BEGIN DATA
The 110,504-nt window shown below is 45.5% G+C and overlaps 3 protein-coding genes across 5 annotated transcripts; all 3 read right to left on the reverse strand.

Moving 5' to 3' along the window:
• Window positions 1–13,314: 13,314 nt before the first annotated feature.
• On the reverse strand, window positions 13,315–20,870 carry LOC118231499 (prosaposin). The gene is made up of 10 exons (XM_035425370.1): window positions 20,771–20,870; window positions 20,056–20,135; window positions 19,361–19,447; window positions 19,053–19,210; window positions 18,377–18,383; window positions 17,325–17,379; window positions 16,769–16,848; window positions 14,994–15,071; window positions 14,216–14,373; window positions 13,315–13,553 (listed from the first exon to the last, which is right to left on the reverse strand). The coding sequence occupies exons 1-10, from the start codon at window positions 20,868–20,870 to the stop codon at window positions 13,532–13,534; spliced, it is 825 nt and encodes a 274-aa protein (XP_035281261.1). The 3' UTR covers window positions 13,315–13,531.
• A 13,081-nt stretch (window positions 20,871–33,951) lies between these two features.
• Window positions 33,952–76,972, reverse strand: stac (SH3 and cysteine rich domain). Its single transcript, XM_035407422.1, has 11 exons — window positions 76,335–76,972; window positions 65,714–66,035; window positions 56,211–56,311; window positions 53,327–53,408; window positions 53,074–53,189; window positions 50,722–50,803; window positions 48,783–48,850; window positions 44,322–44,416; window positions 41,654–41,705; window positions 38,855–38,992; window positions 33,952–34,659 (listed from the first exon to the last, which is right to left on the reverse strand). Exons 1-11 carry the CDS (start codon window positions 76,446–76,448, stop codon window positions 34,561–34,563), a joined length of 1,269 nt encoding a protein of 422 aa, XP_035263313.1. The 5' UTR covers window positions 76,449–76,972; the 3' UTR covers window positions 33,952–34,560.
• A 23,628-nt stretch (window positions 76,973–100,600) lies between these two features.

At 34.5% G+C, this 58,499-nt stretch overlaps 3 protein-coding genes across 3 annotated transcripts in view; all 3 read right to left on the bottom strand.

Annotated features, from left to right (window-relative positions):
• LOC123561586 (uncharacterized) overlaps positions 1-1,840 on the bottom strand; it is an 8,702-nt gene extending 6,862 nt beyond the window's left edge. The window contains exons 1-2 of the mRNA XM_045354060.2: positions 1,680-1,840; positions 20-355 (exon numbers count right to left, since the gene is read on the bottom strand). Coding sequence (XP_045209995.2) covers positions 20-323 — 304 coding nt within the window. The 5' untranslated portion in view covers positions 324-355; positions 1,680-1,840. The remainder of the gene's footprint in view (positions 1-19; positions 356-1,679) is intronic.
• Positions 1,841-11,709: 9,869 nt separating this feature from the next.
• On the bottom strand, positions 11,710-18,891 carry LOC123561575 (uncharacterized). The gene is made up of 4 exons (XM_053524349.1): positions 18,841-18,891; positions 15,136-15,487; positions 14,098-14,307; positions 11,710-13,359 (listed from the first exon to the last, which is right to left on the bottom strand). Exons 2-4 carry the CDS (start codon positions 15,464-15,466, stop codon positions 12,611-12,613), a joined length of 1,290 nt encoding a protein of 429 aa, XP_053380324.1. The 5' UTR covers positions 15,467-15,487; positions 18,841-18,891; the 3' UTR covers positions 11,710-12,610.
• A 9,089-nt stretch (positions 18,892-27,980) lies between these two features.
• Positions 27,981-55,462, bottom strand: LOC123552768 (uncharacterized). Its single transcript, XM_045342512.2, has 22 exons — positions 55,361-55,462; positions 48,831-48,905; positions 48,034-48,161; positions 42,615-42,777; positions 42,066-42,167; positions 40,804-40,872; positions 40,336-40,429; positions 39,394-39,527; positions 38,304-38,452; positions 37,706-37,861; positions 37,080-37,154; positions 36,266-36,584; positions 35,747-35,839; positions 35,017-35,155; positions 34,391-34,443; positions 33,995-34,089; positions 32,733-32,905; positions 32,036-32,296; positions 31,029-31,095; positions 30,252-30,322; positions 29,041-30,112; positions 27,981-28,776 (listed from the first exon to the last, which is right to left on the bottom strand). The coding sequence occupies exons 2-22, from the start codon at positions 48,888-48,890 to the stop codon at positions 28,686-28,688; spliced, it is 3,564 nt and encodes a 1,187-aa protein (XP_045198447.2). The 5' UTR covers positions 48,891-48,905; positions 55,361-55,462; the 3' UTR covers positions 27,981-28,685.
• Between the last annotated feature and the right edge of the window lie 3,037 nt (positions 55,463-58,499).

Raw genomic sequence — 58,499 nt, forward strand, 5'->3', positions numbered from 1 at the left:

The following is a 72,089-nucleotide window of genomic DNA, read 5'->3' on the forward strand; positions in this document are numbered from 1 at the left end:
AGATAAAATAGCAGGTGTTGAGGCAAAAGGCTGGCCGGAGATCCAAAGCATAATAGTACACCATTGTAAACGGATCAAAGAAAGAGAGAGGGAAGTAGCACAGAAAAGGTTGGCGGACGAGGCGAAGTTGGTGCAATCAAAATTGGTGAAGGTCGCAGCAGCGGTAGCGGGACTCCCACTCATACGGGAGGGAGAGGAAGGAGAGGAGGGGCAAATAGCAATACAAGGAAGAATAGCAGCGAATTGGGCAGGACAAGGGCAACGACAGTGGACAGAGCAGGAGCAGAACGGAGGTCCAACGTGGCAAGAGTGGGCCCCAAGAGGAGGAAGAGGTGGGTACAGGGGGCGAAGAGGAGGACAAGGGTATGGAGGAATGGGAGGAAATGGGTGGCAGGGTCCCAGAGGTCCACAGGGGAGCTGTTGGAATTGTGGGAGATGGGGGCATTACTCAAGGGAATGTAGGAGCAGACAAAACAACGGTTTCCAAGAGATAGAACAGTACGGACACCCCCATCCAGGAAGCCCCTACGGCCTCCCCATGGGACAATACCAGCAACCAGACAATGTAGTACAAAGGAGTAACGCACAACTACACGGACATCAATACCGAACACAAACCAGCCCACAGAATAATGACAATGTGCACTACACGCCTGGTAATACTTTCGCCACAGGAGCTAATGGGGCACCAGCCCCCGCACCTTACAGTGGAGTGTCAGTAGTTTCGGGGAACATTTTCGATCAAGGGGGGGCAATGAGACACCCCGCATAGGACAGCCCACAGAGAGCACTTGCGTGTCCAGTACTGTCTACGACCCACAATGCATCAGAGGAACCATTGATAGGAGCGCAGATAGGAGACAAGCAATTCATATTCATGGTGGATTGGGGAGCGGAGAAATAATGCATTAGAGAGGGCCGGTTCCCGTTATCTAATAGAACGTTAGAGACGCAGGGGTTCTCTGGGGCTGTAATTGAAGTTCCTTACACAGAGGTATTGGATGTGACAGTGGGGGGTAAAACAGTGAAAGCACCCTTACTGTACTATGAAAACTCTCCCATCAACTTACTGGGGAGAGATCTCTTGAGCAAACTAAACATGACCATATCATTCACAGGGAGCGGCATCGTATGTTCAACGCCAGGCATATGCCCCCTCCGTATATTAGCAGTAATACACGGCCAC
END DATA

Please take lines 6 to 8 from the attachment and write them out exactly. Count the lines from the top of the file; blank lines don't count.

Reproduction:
• Window positions 33,952–76,972, reverse strand: stac (SH3 and cysteine rich domain). Its single transcript, XM_035407422.1, has 11 exons — window positions 76,335–76,972; window positions 65,714–66,035; window positions 56,211–56,311; window positions 53,327–53,408; window positions 53,074–53,189; window positions 50,722–50,803; window positions 48,783–48,850; window positions 44,322–44,416; window positions 41,654–41,705; window positions 38,855–38,992; window positions 33,952–34,659 (listed from the first exon to the last, which is right to left on the reverse strand). Exons 1-11 carry the CDS (start codon window positions 76,446–76,448, stop codon window positions 34,561–34,563), a joined length of 1,269 nt encoding a protein of 422 aa, XP_035263313.1. The 5' UTR covers window positions 76,449–76,972; the 3' UTR covers window positions 33,952–34,560.
• A 23,628-nt stretch (window positions 76,973–100,600) lies between these two features.

At 34.5% G+C, this 58,499-nt stretch overlaps 3 protein-coding genes across 3 annotated transcripts in view; all 3 read right to left on the bottom strand.